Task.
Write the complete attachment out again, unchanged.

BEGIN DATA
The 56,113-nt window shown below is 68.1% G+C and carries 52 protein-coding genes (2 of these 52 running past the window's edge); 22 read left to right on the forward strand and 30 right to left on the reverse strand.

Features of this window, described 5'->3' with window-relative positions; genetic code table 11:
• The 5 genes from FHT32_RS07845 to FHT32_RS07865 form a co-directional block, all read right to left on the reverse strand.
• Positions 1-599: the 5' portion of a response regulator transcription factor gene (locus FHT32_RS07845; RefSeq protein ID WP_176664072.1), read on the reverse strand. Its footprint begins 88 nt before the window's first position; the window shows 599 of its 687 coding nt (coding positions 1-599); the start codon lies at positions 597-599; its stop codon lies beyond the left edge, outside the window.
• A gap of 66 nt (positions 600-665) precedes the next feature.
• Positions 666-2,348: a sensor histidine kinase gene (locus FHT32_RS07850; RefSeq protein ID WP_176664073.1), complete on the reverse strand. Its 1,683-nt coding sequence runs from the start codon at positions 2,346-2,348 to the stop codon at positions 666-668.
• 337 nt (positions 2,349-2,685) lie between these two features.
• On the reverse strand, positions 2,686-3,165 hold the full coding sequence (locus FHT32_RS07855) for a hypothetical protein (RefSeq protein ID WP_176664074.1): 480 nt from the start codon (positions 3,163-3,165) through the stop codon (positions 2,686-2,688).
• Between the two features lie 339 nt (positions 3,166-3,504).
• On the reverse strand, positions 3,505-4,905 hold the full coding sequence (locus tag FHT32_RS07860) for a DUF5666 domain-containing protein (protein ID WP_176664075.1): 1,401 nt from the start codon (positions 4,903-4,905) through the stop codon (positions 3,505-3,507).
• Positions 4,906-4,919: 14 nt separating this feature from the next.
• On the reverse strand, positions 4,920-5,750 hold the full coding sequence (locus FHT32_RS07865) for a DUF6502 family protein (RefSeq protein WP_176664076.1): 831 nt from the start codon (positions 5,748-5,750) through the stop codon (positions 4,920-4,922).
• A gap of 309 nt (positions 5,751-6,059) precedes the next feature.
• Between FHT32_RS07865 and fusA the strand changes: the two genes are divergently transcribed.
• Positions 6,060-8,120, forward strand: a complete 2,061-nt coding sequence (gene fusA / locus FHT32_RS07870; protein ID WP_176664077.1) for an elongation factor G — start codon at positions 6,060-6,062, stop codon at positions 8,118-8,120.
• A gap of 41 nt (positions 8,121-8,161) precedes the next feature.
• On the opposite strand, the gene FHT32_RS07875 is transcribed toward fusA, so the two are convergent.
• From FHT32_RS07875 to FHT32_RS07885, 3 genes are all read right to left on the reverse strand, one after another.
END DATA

The 56,113-nt window shown below is 68.1% G+C and carries 52 protein-coding genes (2 of these 52 running past the window's edge); 22 read left to right on the forward strand and 30 right to left on the reverse strand.

Features of this window, described 5'->3' with window-relative positions; genetic code table 11:
• The 5 genes from FHT32_RS07845 to FHT32_RS07865 form a co-directional block, all read right to left on the reverse strand.
• Positions 1-599: the 5' portion of a response regulator transcription factor gene (locus FHT32_RS07845; RefSeq protein ID WP_176664072.1), read on the reverse strand. Its footprint begins 88 nt before the window's first position; the window shows 599 of its 687 coding nt (coding positions 1-599); the start codon lies at positions 597-599; its stop codon lies beyond the left edge, outside the window.
• A gap of 66 nt (positions 600-665) precedes the next feature.
• Positions 666-2,348: a sensor histidine kinase gene (locus FHT32_RS07850; RefSeq protein ID WP_176664073.1), complete on the reverse strand. Its 1,683-nt coding sequence runs from the start codon at positions 2,346-2,348 to the stop codon at positions 666-668.
• 337 nt (positions 2,349-2,685) lie between these two features.
• On the reverse strand, positions 2,686-3,165 hold the full coding sequence (locus FHT32_RS07855) for a hypothetical protein (RefSeq protein ID WP_176664074.1): 480 nt from the start codon (positions 3,163-3,165) through the stop codon (positions 2,686-2,688).
• Between the two features lie 339 nt (positions 3,166-3,504).
• On the reverse strand, positions 3,505-4,905 hold the full coding sequence (locus tag FHT32_RS07860) for a DUF5666 domain-containing protein (protein ID WP_176664075.1): 1,401 nt from the start codon (positions 4,903-4,905) through the stop codon (positions 3,505-3,507).
• Positions 4,906-4,919: 14 nt separating this feature from the next.
• On the reverse strand, positions 4,920-5,750 hold the full coding sequence (locus FHT32_RS07865) for a DUF6502 family protein (RefSeq protein WP_176664076.1): 831 nt from the start codon (positions 5,748-5,750) through the stop codon (positions 4,920-4,922).
• A gap of 309 nt (positions 5,751-6,059) precedes the next feature.
• Between FHT32_RS07865 and fusA the strand changes: the two genes are divergently transcribed.
• Positions 6,060-8,120, forward strand: a complete 2,061-nt coding sequence (gene fusA / locus FHT32_RS07870; protein ID WP_176664077.1) for an elongation factor G — start codon at positions 6,060-6,062, stop codon at positions 8,118-8,120.
• A gap of 41 nt (positions 8,121-8,161) precedes the next feature.
• On the opposite strand, the gene FHT32_RS07875 is transcribed toward fusA, so the two are convergent.
• From FHT32_RS07875 to FHT32_RS07885, 3 genes are all read right to left on the reverse strand, one after another.